Industrial development of the Depot-Compress Historic District was initiated in 1890 with the establishment of a cotton compress on the site of the Federal Compress Co. building. The local firm was bought out in 1900 by Joe Newberger and R.L. Taylor of Memphis who organized the Granada Compress and Warehouse Company, parent company of forty-two compresses in Arkansas, Louisiana and Mississippi. In 1942, the company was reorganized as the Federal Compress and Warehouse Company ("History of Marshall County," p.13).
The giant sheds, with their monitor roofs enclosed with screens for ventilation, were built ca. 1900. Two additional sheds, which more than doubled the capacity of the operation, were constructed in 1933 ("History of Marshall Co.," p.13). At the Compress, for many years the town's largest industry, graded cotton was compressed into bales for shipping.
The significance of the Depot-Compress Historic District is heightened by the inclusion of several properties long associated with the railroad and the compress. The Compress Office has been in use since the beginning of the twentieth century. A row of workers' dwellings on Compress Street is no longer extant. (Map, The Cotton Insurance Association, Atlanta, Georgia, 30 October 1919.) The Holland House, constructed in 1859 for a Mr. Hastings and later sold to the Illinois Central Railroad for use as a section house.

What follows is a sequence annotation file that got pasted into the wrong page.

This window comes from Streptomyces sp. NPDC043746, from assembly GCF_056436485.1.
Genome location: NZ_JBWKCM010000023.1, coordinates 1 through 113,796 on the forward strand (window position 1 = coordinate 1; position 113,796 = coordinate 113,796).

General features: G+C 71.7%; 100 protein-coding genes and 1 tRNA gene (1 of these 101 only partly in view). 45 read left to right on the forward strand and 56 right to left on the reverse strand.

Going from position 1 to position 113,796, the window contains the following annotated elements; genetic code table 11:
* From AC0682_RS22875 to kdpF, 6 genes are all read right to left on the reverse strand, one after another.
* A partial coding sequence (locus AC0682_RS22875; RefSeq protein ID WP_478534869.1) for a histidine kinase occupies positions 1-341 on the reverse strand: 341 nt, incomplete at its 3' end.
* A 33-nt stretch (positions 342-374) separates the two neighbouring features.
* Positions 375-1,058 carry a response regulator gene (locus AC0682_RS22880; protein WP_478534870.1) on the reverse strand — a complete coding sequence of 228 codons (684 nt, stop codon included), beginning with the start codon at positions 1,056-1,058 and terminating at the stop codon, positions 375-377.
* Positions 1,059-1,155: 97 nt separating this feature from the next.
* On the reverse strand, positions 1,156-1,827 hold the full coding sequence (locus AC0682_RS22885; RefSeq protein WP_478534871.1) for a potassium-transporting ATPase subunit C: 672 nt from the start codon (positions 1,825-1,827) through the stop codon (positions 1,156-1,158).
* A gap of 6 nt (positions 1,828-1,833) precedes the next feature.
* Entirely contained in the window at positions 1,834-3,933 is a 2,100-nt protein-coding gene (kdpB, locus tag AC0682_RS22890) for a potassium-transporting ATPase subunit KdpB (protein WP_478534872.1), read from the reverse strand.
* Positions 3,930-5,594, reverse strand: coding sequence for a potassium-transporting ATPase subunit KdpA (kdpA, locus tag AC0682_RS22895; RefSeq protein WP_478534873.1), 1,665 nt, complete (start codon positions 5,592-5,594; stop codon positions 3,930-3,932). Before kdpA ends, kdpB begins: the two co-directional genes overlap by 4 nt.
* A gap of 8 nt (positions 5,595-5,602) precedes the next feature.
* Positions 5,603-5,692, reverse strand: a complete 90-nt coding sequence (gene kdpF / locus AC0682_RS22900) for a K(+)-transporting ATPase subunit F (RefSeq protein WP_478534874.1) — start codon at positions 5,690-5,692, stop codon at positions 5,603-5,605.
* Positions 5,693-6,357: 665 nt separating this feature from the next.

Two of Holly Springs most architecturally significant residences are located within the boundaries of the Depot-Compress Historic District. Hillside on East Van Dorn Avenue is the only pre-Civil War Italian Villa/Gothic Revival influenced residence in the town. It is a one-and-one-half-story flanking-gable frame residence with front-gable dormers with brackets and ogee arch windows. There is a three-bay porch with Gothic arch openings and spandrels pierced with quatrefoil motifs. It has a two-story hip-roof tower. There is also a flat-roof bay with paired windows and bracketed hood. A convex-pyramidal roof spring house is partially enclosed with latticework. The Sailor House on East College Avenue is the last of the many homes built in Holly Springs by contractor Israel Sailor which still boasts Sailor's trademark, a stucco finish scored to simulate stone.
† Depot-Compress Historic District, Marshall County, MS, nomination document, NR# 83000959, National Park Service, National Register of Historic Places, Washington, D.C.